Terracina beach, Italy
Unlike France, Spain and Portugal, Italy beaches tend to focus on Italians, especially those who spend most of the year in an apartment in Genoa, Milan, Florence, Rome or another packed city and are desperate for views to the horizon and a serious UV hit.
Foreign holidaymakers planning to experience the pleasures of Italy’s beaches would do well to learn a little Italian – the seashore is really not set up for non-Italians – and be prepared to rent a space/lounger/parasol on the sand, whether they’re heading for Sardinia or Versilia or Lido di Venezia.
The Italians don’t offer much free sand in the summertime unlike their French neighbours where even the French Riviera has substantial numbers of free beaches.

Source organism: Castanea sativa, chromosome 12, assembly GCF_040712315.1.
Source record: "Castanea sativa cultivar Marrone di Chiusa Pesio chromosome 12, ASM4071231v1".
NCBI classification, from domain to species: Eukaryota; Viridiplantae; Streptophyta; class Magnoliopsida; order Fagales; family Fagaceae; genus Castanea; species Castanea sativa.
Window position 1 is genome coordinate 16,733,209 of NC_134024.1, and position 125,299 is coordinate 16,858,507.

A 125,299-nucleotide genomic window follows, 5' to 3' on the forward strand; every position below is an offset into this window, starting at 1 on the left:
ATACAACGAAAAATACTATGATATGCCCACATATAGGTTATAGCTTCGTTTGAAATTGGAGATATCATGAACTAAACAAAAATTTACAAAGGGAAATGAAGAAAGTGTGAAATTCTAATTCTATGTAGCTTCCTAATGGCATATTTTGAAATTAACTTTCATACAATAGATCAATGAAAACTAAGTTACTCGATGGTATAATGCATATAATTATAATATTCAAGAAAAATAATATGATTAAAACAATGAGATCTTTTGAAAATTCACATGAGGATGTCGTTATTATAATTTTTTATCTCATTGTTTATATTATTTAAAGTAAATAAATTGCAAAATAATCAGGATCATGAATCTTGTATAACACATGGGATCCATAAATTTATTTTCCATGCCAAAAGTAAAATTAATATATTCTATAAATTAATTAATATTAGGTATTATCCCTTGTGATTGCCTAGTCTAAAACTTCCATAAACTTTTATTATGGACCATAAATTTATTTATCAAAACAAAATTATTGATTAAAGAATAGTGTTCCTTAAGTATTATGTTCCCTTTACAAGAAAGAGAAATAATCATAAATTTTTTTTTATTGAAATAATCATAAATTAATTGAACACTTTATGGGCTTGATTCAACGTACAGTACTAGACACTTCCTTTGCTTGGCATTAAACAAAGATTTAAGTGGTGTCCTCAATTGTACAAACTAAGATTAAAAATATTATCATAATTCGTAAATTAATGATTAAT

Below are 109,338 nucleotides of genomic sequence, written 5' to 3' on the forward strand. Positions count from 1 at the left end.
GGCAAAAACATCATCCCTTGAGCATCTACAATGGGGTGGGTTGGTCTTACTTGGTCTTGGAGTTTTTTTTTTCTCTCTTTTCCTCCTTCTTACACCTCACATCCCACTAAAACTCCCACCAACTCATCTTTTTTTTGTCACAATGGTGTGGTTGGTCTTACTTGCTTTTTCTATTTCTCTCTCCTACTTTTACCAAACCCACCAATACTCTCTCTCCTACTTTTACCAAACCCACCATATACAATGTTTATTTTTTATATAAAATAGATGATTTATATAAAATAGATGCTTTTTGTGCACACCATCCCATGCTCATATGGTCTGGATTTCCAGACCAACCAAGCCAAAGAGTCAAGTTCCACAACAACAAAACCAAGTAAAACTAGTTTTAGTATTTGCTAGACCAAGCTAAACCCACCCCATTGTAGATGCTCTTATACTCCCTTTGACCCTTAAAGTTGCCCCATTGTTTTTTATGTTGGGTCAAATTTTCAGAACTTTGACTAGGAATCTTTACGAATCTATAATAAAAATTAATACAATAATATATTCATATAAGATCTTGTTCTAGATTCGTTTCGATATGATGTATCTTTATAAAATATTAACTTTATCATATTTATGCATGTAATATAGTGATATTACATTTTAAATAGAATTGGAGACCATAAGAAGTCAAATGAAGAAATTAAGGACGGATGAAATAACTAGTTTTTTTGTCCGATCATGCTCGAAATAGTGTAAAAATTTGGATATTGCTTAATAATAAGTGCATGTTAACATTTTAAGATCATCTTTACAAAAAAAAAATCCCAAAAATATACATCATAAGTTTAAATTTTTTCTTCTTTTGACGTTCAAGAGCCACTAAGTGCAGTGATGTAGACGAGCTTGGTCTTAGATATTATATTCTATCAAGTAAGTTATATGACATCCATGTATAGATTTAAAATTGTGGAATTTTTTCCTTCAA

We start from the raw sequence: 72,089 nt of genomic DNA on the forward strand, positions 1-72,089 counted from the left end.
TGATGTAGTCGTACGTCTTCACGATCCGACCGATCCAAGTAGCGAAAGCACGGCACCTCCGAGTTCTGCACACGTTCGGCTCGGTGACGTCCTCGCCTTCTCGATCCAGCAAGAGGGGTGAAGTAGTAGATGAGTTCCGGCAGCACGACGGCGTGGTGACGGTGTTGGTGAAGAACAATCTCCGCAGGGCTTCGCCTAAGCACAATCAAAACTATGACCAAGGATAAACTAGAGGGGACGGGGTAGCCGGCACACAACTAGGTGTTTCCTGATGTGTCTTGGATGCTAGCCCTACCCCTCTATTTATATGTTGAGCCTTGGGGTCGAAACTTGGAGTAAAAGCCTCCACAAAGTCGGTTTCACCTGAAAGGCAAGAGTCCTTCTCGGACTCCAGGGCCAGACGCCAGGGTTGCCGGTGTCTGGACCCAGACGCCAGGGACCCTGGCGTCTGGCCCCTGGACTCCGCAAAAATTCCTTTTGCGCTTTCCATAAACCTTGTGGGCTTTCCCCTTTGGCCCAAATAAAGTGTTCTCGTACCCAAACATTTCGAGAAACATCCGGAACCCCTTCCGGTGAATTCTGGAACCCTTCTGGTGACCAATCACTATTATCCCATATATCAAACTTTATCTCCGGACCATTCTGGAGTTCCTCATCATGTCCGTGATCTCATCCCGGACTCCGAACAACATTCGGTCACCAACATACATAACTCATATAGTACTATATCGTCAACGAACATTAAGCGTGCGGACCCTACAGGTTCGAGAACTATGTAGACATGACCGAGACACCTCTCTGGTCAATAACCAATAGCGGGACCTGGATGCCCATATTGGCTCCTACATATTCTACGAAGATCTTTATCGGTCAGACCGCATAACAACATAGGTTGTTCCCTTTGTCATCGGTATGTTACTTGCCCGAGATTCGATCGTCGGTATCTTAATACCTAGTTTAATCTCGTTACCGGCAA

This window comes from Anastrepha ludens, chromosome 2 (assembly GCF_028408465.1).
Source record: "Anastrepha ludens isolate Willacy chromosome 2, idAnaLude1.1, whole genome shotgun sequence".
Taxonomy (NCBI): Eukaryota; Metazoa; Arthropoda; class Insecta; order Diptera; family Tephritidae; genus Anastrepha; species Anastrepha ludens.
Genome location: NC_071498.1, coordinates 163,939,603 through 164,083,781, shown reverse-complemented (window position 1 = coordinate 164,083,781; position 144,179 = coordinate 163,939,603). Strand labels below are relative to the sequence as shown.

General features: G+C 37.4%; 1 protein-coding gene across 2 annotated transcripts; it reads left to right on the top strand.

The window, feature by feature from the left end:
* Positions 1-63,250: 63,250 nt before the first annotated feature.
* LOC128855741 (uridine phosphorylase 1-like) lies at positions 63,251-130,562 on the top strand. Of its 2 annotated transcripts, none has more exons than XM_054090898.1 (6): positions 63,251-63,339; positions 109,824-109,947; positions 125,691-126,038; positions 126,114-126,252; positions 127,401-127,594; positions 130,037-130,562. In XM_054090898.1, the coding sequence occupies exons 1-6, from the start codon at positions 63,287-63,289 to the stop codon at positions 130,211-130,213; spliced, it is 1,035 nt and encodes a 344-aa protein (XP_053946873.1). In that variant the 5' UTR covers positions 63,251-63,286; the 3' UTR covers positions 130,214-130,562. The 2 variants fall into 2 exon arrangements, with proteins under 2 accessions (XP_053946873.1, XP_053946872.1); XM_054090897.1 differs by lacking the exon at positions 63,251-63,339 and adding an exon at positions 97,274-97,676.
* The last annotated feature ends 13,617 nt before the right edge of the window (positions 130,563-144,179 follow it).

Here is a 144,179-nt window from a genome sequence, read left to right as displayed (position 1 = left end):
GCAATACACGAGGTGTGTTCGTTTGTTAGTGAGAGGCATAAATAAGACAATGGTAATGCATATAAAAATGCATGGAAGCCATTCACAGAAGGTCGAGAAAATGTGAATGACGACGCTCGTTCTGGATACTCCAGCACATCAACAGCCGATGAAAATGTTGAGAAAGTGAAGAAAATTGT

The Italian part of the Mediterranean Sea is pretty warm by June and a perfect temperature between July and September with almost certain daily sunshine.
Camaiore pay beach shelters which occupy 95% of the beach, while just 5% is free to use. Versilia coast, Tuscany, Italy beaches map.
Sardinia is where the best beaches in Italy are to be found, such as on Spargi Island, with typically bleached sand, crystal water, tiny waves.